Belem Travel Guide, Brazil
Belém is the state of Pará (a state in northern Brazil) and happens to be the second largest city of Amazonia (a tropical moist forest in South America) and tenth largest metropolitan city of Brazil.
With a population of approximately 2.09 million inhabitants, Belém is famous for its huge number of mango trees (thus known as ‘city of mango trees’ or Cidade das Mangueiras in Brazilian). Belém is the most happening city of north Brazil as it hosts the busiest port in Brazil. One should remember that Belém is not one single land but it comprises of multiple islands all intersected by various rivers and channels.
Belém came into existence in 1616 when it used to be the European Colony in Amazon and it came under Brazil after 1775. As is the case with almost every traditional city, Belém has lots of trees, churches, and traditional buildings etc. in its older part while the modern part has breathtaking skyscrapers.
As is the problem with other parts of Brazil, Belém also faces hot and humid climate which rarely varies. Some relief can be sought in between the months of January and May as these months experience considerable rainfall.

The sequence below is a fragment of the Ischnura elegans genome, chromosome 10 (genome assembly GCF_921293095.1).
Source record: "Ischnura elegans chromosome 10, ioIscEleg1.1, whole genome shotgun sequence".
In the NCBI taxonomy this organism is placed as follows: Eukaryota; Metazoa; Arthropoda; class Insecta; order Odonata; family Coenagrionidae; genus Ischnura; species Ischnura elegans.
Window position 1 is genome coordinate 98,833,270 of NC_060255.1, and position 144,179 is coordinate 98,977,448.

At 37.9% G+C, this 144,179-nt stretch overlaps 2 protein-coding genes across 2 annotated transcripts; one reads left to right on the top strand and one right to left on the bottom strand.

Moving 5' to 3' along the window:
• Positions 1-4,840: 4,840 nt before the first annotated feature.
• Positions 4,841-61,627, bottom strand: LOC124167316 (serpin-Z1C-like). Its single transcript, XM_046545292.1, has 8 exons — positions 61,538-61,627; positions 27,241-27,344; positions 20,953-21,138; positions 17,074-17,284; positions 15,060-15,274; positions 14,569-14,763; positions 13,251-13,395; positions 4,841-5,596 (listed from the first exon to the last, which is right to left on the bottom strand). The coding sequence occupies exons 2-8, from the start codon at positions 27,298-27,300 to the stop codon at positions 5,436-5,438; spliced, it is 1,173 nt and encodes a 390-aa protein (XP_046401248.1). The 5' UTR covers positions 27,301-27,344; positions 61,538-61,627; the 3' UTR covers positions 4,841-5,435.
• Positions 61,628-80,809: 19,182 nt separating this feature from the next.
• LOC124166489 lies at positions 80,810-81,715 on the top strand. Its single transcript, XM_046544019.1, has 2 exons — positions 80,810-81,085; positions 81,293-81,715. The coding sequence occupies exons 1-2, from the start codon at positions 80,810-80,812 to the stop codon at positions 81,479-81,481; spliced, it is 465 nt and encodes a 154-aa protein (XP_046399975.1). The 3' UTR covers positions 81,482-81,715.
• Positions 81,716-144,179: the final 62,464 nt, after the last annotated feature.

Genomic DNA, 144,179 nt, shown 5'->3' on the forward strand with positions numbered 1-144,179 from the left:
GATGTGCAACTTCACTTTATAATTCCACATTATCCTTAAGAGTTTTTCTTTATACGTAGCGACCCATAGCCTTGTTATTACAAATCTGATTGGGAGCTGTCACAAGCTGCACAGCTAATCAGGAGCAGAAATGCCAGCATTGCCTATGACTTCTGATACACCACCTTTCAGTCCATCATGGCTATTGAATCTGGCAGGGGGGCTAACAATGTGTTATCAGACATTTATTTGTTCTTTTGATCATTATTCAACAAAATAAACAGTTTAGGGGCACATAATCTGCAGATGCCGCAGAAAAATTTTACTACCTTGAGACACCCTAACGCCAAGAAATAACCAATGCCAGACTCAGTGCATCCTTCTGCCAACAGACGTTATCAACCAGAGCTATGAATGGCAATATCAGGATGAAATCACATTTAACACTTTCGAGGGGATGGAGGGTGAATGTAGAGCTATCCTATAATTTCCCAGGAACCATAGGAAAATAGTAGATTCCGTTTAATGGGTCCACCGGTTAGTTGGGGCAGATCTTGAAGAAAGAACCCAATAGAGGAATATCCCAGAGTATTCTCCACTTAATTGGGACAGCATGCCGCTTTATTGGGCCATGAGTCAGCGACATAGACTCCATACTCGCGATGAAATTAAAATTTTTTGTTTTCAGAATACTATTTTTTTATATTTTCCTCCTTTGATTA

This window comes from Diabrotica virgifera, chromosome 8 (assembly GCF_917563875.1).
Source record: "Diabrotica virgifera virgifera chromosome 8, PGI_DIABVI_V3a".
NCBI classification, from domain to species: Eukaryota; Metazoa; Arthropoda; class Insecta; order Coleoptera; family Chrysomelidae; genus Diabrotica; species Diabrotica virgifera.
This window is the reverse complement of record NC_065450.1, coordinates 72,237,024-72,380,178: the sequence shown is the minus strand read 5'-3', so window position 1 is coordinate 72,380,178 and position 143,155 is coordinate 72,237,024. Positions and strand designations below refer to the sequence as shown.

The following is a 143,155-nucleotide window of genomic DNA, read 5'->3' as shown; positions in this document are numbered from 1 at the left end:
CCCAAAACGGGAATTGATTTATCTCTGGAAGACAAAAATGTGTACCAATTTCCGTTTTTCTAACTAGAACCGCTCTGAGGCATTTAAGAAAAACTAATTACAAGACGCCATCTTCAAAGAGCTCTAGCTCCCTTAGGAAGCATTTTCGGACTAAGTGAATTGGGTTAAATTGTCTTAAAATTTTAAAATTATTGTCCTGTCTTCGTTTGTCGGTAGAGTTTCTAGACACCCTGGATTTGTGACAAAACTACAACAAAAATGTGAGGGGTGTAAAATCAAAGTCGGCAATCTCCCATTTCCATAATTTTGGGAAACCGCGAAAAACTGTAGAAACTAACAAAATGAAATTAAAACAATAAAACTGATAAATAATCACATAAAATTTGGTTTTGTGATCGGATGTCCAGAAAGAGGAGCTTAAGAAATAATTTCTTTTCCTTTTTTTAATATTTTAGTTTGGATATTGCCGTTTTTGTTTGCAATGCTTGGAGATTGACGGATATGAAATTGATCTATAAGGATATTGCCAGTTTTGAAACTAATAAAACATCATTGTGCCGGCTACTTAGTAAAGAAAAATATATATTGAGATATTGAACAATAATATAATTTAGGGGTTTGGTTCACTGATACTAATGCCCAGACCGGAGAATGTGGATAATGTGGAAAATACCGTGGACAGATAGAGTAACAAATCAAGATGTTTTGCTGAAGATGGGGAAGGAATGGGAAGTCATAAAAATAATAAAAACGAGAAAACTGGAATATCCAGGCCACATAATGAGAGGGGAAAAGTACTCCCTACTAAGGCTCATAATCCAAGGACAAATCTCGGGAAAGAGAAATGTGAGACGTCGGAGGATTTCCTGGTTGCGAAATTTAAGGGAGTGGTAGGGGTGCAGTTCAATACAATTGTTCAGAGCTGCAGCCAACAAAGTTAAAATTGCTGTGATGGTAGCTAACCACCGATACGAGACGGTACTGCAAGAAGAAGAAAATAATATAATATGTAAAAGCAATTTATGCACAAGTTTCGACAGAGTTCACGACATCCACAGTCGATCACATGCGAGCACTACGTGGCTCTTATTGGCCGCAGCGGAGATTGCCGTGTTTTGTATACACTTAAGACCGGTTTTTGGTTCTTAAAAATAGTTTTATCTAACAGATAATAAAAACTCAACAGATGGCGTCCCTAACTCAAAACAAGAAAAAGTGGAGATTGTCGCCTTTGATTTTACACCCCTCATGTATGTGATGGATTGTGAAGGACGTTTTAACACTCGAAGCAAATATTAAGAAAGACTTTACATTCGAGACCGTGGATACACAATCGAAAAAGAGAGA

Belém International Airport or Val de Cães International Airport (with IATA code BEL) is the only airport which connects Belém with the rest of Brazil and to many other cities in South America. Belém is also known as Belém do Pará (which means Belém of Pará) and this helps the Brazilians to differentiate Belém from the city of Bethlehem in Israel.
Belém International Airport was designed by Sérgio Parada and what he came up with was a design which is appreciated worldwide. The large hall of the airport is covered with curves on the roof so that bright light can enter the hall to lighten it. Statistics say that around 2.7 million passengers utilize the services of Belém International Airport every year. The interiors contain lots of plants which give it the touch of Amazon.
The most talked about feast of Pará State, Círio de Nazaré (or Nazareth Taper), takes place in Belém itself. This festival started in 1793 and it is said that around 1.5 million followers take part in the festival every year. It starts in the month of October and renowned dishes like Pato no Tucupi and Maniçoba are enjoyed by followers during this festival.
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